McIntosh Red Apple

This article was originally written and submitted as part of a Canada 150 Project, the Innovation Storybook, to crowdsource stories of Canadian innovation with partners across Canada. The content has since been migrated to Ingenium’s Channel, a digital hub featuring curated content related to science, technology and innovation.

“McIntosh Red” apple watercolour by Faith Fyles for the Central Experimental Farm, Ottawa, Ontario, 1920s. Source: Ingenium 1987.2334

The McIntosh Red apple is a Canadian treat!

The McIntosh Red is a world-famous apple that was discovered in Ontario in 1811. John McIntosh, a settler from New York, found apple-tree seedlings as he cleared brush on his Dundela farm, near Morrisburg on the St Lawrence River. McIntosh transplanted the trees and one bore delicious fruit: a deep-red apple with tart flavour and tender white flesh. Over the decades, the McIntosh family propagated their unique apple by grafting grafted scions, or cuttings, to other fruit trees in their orchard. Allan McIntosh, John’s son, continued this work. He established a McIntosh Red nursery in 1870 and sold trees to other orchardists. By the early 1900s, the McIntosh Red was popular across North America. Apple breeders, such as W. T. Macoun at the Central Experimental Farm (CEF) in Ottawa, used the hardy McIntosh Red to create new varieties including Lobo, Cortland, Empire, and Spartan. CEF botanist and artist Faith Fyles recorded some of this breeding work in beautiful watercolours. And while new apple varieties like Gala and Honeycrisp have challenged the McIntosh Red’s supremacy, the McIntosh apple remains a favourite for cooking and for eating fresh.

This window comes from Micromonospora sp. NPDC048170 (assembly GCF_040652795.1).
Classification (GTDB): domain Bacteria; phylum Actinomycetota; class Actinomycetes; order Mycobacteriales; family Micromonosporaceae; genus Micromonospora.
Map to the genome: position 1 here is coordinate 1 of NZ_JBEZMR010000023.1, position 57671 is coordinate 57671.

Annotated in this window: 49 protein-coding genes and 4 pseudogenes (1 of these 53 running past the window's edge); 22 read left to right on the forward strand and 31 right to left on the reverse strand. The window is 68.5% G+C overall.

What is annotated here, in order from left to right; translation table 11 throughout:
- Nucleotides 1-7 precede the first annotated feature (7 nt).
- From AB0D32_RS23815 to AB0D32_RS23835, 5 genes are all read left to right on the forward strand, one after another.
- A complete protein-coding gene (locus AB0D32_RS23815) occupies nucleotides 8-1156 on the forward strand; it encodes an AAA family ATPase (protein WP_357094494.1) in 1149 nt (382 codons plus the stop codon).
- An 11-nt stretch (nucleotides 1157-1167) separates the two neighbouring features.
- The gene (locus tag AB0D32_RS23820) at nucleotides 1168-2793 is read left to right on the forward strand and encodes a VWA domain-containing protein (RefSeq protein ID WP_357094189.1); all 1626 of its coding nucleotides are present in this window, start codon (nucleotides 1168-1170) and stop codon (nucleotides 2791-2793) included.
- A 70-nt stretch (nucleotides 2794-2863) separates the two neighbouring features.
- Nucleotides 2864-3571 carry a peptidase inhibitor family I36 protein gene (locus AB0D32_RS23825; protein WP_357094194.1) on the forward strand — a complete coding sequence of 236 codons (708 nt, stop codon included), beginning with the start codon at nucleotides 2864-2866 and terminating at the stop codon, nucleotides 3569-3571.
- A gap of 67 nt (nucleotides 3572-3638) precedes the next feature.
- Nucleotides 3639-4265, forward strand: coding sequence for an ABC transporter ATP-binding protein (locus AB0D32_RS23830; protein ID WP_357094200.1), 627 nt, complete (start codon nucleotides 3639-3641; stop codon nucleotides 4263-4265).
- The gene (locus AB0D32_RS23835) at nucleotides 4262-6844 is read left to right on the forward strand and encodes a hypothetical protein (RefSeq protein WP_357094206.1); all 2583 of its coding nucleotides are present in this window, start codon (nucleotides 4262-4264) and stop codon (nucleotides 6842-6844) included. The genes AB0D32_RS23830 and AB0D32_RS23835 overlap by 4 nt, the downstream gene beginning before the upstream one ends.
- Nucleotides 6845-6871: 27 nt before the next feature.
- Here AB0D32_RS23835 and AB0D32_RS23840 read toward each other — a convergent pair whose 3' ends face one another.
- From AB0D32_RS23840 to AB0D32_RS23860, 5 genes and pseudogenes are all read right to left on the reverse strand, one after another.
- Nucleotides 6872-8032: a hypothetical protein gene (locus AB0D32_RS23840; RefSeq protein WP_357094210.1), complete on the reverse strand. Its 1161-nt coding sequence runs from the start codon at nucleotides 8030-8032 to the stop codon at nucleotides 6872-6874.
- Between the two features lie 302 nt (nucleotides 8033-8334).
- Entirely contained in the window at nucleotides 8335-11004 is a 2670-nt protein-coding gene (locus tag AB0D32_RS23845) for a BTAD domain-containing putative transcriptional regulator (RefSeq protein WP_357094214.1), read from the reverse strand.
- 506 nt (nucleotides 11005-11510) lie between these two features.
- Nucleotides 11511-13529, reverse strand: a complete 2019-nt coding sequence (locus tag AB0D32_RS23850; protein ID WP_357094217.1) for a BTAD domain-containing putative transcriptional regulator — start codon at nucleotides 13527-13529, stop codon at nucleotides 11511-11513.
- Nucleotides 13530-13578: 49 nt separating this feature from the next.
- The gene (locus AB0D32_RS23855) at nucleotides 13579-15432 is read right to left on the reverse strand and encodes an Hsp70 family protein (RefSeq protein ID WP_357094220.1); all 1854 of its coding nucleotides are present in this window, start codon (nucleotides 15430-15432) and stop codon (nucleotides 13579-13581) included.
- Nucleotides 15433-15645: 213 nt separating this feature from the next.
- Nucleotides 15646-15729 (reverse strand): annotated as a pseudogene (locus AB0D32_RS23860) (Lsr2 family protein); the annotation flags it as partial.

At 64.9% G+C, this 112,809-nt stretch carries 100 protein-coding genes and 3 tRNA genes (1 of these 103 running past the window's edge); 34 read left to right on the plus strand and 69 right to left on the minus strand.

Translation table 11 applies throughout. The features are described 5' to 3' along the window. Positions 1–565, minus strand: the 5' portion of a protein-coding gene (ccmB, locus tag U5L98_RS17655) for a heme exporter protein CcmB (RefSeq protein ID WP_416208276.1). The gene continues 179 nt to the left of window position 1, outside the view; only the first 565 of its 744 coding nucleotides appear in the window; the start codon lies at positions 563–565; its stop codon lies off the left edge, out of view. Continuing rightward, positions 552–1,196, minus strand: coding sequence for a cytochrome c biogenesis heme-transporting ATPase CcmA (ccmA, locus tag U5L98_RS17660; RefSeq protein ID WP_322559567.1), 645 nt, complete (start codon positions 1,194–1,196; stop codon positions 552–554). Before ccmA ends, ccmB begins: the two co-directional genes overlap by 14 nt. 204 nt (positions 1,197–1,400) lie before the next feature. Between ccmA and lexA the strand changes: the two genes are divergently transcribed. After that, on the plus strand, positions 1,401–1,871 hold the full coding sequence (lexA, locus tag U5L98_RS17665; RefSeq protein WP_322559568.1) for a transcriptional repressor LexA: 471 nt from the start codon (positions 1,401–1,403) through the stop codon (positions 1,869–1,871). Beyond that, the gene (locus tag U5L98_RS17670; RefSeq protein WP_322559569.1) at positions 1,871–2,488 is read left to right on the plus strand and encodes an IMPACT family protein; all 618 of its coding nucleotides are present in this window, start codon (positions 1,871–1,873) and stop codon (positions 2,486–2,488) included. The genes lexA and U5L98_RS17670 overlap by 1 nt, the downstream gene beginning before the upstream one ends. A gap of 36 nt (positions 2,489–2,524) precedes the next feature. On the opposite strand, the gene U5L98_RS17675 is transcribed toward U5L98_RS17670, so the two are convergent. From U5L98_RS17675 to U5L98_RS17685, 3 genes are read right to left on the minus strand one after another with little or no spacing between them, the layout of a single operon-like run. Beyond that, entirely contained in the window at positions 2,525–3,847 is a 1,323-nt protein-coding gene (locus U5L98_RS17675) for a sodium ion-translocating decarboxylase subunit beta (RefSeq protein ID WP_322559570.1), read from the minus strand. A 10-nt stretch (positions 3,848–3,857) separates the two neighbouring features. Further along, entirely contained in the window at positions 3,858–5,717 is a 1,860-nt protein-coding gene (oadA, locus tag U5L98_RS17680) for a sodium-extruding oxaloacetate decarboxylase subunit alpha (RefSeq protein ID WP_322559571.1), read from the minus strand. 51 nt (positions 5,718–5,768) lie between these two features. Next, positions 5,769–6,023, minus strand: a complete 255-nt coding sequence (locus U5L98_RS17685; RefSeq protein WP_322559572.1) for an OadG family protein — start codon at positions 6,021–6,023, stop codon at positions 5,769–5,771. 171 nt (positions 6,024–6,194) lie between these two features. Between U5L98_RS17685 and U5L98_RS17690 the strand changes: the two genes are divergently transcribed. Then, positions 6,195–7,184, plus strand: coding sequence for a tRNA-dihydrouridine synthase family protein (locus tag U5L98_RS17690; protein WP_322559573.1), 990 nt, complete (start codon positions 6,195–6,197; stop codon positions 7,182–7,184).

The McIntosh Red inspired the name of the Macintosh computer. Jef Raskin, an Apple engineer, called the McIntosh “my favourite kind of eatin’ apple.”

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